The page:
I do actually make a horrendous amount of typos and mistakes on LC (I’ve also admitted being wrong, but tetchy, on this very story). The typos are probably related to the volume I type and the speed at which I type it, the fact I’m not paid for this; and technical stuff like the crazy spell check or my phone’s dictatorial predictive text regime. However, I was perfectly right in my use of language and even though I knew this would rapidly become a lesson in “why do I bother”, I replied to the original incorrect claim because it gave me the opportunity to write in detail about how much I hate the regulators. It is extremely difficult for me to resist any opportunity to convey my contempt for them.

I regret nothing. Even if you now go on to make endless crazy assertions, even if you descend in to frothy mouthed wig hating loonery, I still regret nothing. At least I got to say how much I loathe the regulators one more time.

(0)(3)

Anonymous

Good politician’s answer Mr Amused (i.e. side tracking after making an obvious mistake).

(0)(0)

Anonymous

Outlaw the right to represent yourself? Radical.

(1)(0)

Anonymous

Mr Not Amused does not work. He or she is always on here. Feel sorry for them.

(0)(0)

Not a lawyer

I’m not the sharpest knife in the box but how do you ban a litigant in person?

(2)(1)

Not Amused

You take away their right of audience.

If you wanted to counter me, you should have taken the more legitimate route of saying “that’s a bit harsh”. It is a bit harsh. But I’m getting fed up of the ‘let’s encourage LIPs’ agenda being rammed down my throat.

(7)(4)

dave

Is that a NES in the background of that picture? and some CDs? Get some more up to date pics LC!

(0)(0)

Anonymous

Def not a NES – a NES wasn’t top loading and had different connectors on the controllers.

(3)(0)

Anonymous

Ok just looked again, the one underneath is a NES – but what is the one on top?

(3)(0)

Anonymous

Ok just looked again, the one underneath is a NES – but what is the one on top?

(0)(3)

Anonymous

The top one is an American Super Nintendo

(0)(0)

Sandman

There are decent LiPs who simply can’t afford an attorney and are doing their best to try and represent themselves.

Then there are the LiPs who, although lacking much in the way of legal understanding, have sufficient low cunning to throw a spanner in the wheels of justice.
“I never received that order”
“Nobody told me I was supposed to submit my documents by that date”
“I did submit my documents, I handed them to his secretary, honest…”
“I was in court – they told me to go to court 2 – I was sat there the entire time waiting, and now you’re saying I should have been in court 5”
(when the judge has changed between hearings) “last time Justice wotshisname told me to do X” – you respond he certainly didn’t, and of course the court notes are illegible.

and the old classic,
(producing a letter from a solicitor) “I’ve instructed a lawyer but they’re not available to attend today…” – the matter is adjourned, and naturally no lawyer turns up next time either.

and then of course you get to trial, often without them providing the witness statements and disclosure they were ordered to give, and they’re introducing all manner of undisclosed material, without prejudice offers, scandalous hearsay and generally wasting time.

Some judges see through this, others give them chance after chance after chance. Meanwhile your own client is racking up bills and seeing no progress.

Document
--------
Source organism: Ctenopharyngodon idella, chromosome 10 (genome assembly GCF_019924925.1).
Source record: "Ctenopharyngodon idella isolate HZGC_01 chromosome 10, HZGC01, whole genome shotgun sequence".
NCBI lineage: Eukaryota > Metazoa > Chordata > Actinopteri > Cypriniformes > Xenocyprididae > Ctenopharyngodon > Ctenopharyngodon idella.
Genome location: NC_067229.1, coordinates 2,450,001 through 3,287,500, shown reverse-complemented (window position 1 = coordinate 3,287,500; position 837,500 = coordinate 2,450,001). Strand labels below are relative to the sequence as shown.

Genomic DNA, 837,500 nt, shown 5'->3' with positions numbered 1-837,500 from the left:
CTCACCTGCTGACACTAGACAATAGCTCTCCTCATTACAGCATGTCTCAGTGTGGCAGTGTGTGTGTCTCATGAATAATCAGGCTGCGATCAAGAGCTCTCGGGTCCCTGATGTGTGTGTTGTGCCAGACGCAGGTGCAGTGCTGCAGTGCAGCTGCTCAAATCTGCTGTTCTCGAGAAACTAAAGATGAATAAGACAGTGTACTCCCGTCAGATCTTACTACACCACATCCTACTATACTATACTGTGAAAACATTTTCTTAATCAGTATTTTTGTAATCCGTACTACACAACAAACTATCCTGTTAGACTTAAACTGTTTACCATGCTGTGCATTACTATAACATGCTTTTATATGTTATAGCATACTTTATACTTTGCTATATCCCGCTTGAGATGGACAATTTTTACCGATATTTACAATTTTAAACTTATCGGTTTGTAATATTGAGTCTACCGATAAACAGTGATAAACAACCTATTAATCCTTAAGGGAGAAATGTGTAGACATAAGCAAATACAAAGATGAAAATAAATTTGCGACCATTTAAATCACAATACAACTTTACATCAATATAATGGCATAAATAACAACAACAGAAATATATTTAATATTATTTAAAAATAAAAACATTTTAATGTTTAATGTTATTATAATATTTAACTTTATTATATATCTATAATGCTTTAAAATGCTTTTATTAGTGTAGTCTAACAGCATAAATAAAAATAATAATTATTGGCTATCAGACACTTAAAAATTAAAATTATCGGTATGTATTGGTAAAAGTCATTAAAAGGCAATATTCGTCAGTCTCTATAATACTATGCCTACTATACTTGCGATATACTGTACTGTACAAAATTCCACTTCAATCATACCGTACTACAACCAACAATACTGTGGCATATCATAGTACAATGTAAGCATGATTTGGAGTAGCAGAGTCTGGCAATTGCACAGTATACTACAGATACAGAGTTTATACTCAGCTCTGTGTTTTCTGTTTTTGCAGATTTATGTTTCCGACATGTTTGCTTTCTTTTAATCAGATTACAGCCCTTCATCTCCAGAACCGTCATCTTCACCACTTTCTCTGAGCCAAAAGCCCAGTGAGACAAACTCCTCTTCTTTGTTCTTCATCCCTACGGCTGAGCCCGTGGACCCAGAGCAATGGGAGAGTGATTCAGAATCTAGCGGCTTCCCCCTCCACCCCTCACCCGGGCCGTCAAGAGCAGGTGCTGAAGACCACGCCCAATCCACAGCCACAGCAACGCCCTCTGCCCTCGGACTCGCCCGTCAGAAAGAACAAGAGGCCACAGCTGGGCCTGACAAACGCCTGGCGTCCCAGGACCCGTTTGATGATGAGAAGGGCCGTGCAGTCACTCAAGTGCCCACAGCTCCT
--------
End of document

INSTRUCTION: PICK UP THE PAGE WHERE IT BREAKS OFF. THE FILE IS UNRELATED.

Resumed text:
And you’re supposed to be “understanding” ….

(11)(1)

Not Amused

And it is deeply unhelpful to have your regulator produce lengthy notes saying “be nice”. We were being nice. We are being nice. How dare they assume that we aren’t? I am good at my job and I resent being patronised by people who are demonstrably bad at their own.

(3)(1)

Anonymous

And therein lies the crux of the matter – you’re unhappy with the powers that be first and foremost because they’re attempting to cover their own inadequacies by giving you “handy” hints.

However, at least in the current environment where legal aid isn’t available in many situations, barring LiPs is denying some people (particularly the poor) access to justice, which is fundamentally wrong. I could get behind an argument that, for example, McKenzie Friends should, as a bare minimum, at least be third-year law students, but you can’t deny an individual access to justice on the basis that they’re poor.

(1)(0)

Not Amused

Yes, I probably did go too far.

But in this age where access to justice is getting worse, I see earnings in legal aid slashed and the regulators respond by growing their own cost base and charging more. Instead of actively campaigning or achieving anything, I see the regulators coming up with ‘handy tips’ on how to help the government ignore the problems it has created.

(3)(1)

Not Very Amused

Not Amused posts and puts it beyond doubt again …

(9)(1)

Anonymous

Litigants in Person cannot be stopped.

McKenzie Friends ought to be banned. Most of them are great examples of how a little bit of knowledge can be dangerous. If they want to become regulated and qualified then they are welcome to go down the ILEX route and take out insurance.

(3)(1)

The Wolf

McKenzie friends are not so popular in my antipodean jurisdiction but they do pop up from time to time, often in employment matters. I find them particularly helpful as they tend to blurt out things that are damaging to their “friend”‘s case (for example, the reason he didn’t mitigate his loss by applying for new jobs is because he’s too ill to work at all) which I can then seize on (for example, by pointing out that they’ve in fact suffered no loss).

At that point they generally do my work for me and bully their “friend” into accepting any settlement offer I put in an attempt to hide their glaring incompetence.

(0)(1)

Not Amused

I agree with you that McKenzie friends are often damaging to their own case. However I think that is another reason to ban them. It’s not a good thing to win because the other side has a crazy mad representative – you may disagree, but it just doesn’t sit right with me.

(0)(0)

Comments are closed.